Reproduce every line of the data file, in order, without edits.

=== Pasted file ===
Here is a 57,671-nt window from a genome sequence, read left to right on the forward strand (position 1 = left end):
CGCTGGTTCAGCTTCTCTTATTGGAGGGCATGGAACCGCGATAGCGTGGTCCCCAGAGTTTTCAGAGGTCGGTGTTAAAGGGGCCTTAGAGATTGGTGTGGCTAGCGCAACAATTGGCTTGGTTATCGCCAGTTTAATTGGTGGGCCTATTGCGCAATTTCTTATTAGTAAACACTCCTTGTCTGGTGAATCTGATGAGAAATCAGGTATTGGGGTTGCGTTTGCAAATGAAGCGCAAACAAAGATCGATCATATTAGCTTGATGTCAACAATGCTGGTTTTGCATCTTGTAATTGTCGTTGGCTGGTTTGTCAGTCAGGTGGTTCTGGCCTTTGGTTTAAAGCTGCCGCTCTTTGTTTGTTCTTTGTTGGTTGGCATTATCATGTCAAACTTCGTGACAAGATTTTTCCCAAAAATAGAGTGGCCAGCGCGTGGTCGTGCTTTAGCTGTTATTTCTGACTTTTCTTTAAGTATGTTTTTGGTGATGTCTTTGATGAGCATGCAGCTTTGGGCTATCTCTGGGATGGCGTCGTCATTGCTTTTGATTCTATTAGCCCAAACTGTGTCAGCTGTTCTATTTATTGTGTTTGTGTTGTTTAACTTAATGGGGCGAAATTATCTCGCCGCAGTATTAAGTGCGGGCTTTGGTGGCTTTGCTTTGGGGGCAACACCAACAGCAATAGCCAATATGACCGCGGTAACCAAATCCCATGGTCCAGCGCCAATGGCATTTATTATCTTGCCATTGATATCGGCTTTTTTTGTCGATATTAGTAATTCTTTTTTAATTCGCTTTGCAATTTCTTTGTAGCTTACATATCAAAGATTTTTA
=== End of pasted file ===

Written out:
Here is a 57,671-nt window from a genome sequence, read left to right on the forward strand (position 1 = left end):
CGCTGGTTCAGCTTCTCTTATTGGAGGGCATGGAACCGCGATAGCGTGGTCCCCAGAGTTTTCAGAGGTCGGTGTTAAAGGGGCCTTAGAGATTGGTGTGGCTAGCGCAACAATTGGCTTGGTTATCGCCAGTTTAATTGGTGGGCCTATTGCGCAATTTCTTATTAGTAAACACTCCTTGTCTGGTGAATCTGATGAGAAATCAGGTATTGGGGTTGCGTTTGCAAATGAAGCGCAAACAAAGATCGATCATATTAGCTTGATGTCAACAATGCTGGTTTTGCATCTTGTAATTGTCGTTGGCTGGTTTGTCAGTCAGGTGGTTCTGGCCTTTGGTTTAAAGCTGCCGCTCTTTGTTTGTTCTTTGTTGGTTGGCATTATCATGTCAAACTTCGTGACAAGATTTTTCCCAAAAATAGAGTGGCCAGCGCGTGGTCGTGCTTTAGCTGTTATTTCTGACTTTTCTTTAAGTATGTTTTTGGTGATGTCTTTGATGAGCATGCAGCTTTGGGCTATCTCTGGGATGGCGTCGTCATTGCTTTTGATTCTATTAGCCCAAACTGTGTCAGCTGTTCTATTTATTGTGTTTGTGTTGTTTAACTTAATGGGGCGAAATTATCTCGCCGCAGTATTAAGTGCGGGCTTTGGTGGCTTTGCTTTGGGGGCAACACCAACAGCAATAGCCAATATGACCGCGGTAACCAAATCCCATGGTCCAGCGCCAATGGCATTTATTATCTTGCCATTGATATCGGCTTTTTTTGTCGATATTAGTAATTCTTTTTTAATTCGCTTTGCAATTTCTTTGTAGCTTACATATCAAAGATTTTTA